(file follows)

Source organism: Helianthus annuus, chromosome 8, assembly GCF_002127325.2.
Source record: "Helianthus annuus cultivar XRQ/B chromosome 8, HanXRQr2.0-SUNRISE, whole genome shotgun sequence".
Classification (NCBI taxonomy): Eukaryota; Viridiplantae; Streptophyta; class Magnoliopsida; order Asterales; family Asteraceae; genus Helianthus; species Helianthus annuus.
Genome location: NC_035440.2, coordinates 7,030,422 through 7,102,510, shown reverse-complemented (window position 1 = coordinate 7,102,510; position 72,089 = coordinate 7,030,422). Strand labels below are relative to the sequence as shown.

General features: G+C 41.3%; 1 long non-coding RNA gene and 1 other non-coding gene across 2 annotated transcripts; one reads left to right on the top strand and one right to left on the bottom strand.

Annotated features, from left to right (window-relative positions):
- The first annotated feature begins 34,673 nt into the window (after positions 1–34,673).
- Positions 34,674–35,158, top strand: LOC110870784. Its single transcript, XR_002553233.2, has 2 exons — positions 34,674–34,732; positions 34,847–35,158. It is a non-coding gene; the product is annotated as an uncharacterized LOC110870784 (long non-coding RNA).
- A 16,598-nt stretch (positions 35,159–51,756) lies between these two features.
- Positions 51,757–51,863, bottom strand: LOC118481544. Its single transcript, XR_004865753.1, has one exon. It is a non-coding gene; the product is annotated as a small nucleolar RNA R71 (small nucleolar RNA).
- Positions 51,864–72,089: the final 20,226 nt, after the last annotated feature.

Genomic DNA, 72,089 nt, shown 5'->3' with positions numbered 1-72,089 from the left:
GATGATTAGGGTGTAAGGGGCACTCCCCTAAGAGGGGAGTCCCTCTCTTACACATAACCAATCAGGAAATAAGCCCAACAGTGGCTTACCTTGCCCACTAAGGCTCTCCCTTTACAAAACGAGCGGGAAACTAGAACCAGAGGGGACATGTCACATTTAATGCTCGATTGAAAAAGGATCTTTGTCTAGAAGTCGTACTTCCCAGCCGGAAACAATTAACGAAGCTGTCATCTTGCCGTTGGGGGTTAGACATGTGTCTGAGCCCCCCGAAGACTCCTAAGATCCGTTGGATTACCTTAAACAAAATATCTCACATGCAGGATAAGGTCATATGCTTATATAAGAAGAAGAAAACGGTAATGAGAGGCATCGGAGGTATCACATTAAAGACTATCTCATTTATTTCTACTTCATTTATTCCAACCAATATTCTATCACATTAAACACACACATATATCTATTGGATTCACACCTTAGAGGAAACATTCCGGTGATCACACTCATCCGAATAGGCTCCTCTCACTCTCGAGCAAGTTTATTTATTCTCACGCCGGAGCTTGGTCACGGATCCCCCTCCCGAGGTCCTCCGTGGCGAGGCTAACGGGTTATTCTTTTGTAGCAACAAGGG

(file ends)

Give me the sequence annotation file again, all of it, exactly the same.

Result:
Source organism: Helianthus annuus, chromosome 8, assembly GCF_002127325.2.
Source record: "Helianthus annuus cultivar XRQ/B chromosome 8, HanXRQr2.0-SUNRISE, whole genome shotgun sequence".
Classification (NCBI taxonomy): Eukaryota; Viridiplantae; Streptophyta; class Magnoliopsida; order Asterales; family Asteraceae; genus Helianthus; species Helianthus annuus.
Genome location: NC_035440.2, coordinates 7,030,422 through 7,102,510, shown reverse-complemented (window position 1 = coordinate 7,102,510; position 72,089 = coordinate 7,030,422). Strand labels below are relative to the sequence as shown.

General features: G+C 41.3%; 1 long non-coding RNA gene and 1 other non-coding gene across 2 annotated transcripts; one reads left to right on the top strand and one right to left on the bottom strand.

Annotated features, from left to right (window-relative positions):
- The first annotated feature begins 34,673 nt into the window (after positions 1–34,673).
- Positions 34,674–35,158, top strand: LOC110870784. Its single transcript, XR_002553233.2, has 2 exons — positions 34,674–34,732; positions 34,847–35,158. It is a non-coding gene; the product is annotated as an uncharacterized LOC110870784 (long non-coding RNA).
- A 16,598-nt stretch (positions 35,159–51,756) lies between these two features.
- Positions 51,757–51,863, bottom strand: LOC118481544. Its single transcript, XR_004865753.1, has one exon. It is a non-coding gene; the product is annotated as a small nucleolar RNA R71 (small nucleolar RNA).
- Positions 51,864–72,089: the final 20,226 nt, after the last annotated feature.

Genomic DNA, 72,089 nt, shown 5'->3' with positions numbered 1-72,089 from the left:
GATGATTAGGGTGTAAGGGGCACTCCCCTAAGAGGGGAGTCCCTCTCTTACACATAACCAATCAGGAAATAAGCCCAACAGTGGCTTACCTTGCCCACTAAGGCTCTCCCTTTACAAAACGAGCGGGAAACTAGAACCAGAGGGGACATGTCACATTTAATGCTCGATTGAAAAAGGATCTTTGTCTAGAAGTCGTACTTCCCAGCCGGAAACAATTAACGAAGCTGTCATCTTGCCGTTGGGGGTTAGACATGTGTCTGAGCCCCCCGAAGACTCCTAAGATCCGTTGGATTACCTTAAACAAAATATCTCACATGCAGGATAAGGTCATATGCTTATATAAGAAGAAGAAAACGGTAATGAGAGGCATCGGAGGTATCACATTAAAGACTATCTCATTTATTTCTACTTCATTTATTCCAACCAATATTCTATCACATTAAACACACACATATATCTATTGGATTCACACCTTAGAGGAAACATTCCGGTGATCACACTCATCCGAATAGGCTCCTCTCACTCTCGAGCAAGTTTATTTATTCTCACGCCGGAGCTTGGTCACGGATCCCCCTCCCGAGGTCCTCCGTGGCGAGGCTAACGGGTTATTCTTTTGTAGCAACAAGGG